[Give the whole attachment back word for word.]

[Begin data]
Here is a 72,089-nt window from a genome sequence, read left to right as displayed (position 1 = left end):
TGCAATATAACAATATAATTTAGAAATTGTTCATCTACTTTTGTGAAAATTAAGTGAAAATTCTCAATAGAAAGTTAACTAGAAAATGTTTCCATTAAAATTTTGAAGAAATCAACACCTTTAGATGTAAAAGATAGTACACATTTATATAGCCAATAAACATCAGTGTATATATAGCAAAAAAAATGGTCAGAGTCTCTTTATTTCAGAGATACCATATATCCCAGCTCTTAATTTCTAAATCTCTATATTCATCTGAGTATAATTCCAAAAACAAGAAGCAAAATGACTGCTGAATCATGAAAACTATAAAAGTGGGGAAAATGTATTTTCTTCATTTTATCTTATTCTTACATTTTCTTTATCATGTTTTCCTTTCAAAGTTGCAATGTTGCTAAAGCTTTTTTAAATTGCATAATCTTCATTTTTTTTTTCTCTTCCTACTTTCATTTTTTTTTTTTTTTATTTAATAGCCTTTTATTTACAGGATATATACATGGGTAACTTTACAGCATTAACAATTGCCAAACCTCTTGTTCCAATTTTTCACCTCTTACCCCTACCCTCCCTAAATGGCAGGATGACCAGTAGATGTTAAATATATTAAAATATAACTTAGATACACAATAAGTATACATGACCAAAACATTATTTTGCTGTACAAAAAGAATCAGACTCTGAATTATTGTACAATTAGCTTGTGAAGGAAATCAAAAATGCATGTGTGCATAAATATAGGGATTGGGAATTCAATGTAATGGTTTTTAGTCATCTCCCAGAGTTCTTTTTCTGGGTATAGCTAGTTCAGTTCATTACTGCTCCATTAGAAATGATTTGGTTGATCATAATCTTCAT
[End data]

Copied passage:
Here is a 72,089-nt window from a genome sequence, read left to right as displayed (position 1 = left end):
TGCAATATAACAATATAATTTAGAAATTGTTCATCTACTTTTGTGAAAATTAAGTGAAAATTCTCAATAGAAAGTTAACTAGAAAATGTTTCCATTAAAATTTTGAAGAAATCAACACCTTTAGATGTAAAAGATAGTACACATTTATATAGCCAATAAACATCAGTGTATATATAGCAAAAAAAATGGTCAGAGTCTCTTTATTTCAGAGATACCATATATCCCAGCTCTTAATTTCTAAATCTCTATATTCATCTGAGTATAATTCCAAAAACAAGAAGCAAAATGACTGCTGAATCATGAAAACTATAAAAGTGGGGAAAATGTATTTTCTTCATTTTATCTTATTCTTACATTTTCTTTATCATGTTTTCCTTTCAAAGTTGCAATGTTGCTAAAGCTTTTTTAAATTGCATAATCTTCATTTTTTTTTTCTCTTCCTACTTTCATTTTTTTTTTTTTTTATTTAATAGCCTTTTATTTACAGGATATATACATGGGTAACTTTACAGCATTAACAATTGCCAAACCTCTTGTTCCAATTTTTCACCTCTTACCCCTACCCTCCCTAAATGGCAGGATGACCAGTAGATGTTAAATATATTAAAATATAACTTAGATACACAATAAGTATACATGACCAAAACATTATTTTGCTGTACAAAAAGAATCAGACTCTGAATTATTGTACAATTAGCTTGTGAAGGAAATCAAAAATGCATGTGTGCATAAATATAGGGATTGGGAATTCAATGTAATGGTTTTTAGTCATCTCCCAGAGTTCTTTTTCTGGGTATAGCTAGTTCAGTTCATTACTGCTCCATTAGAAATGATTTGGTTGATCATAATCTTCAT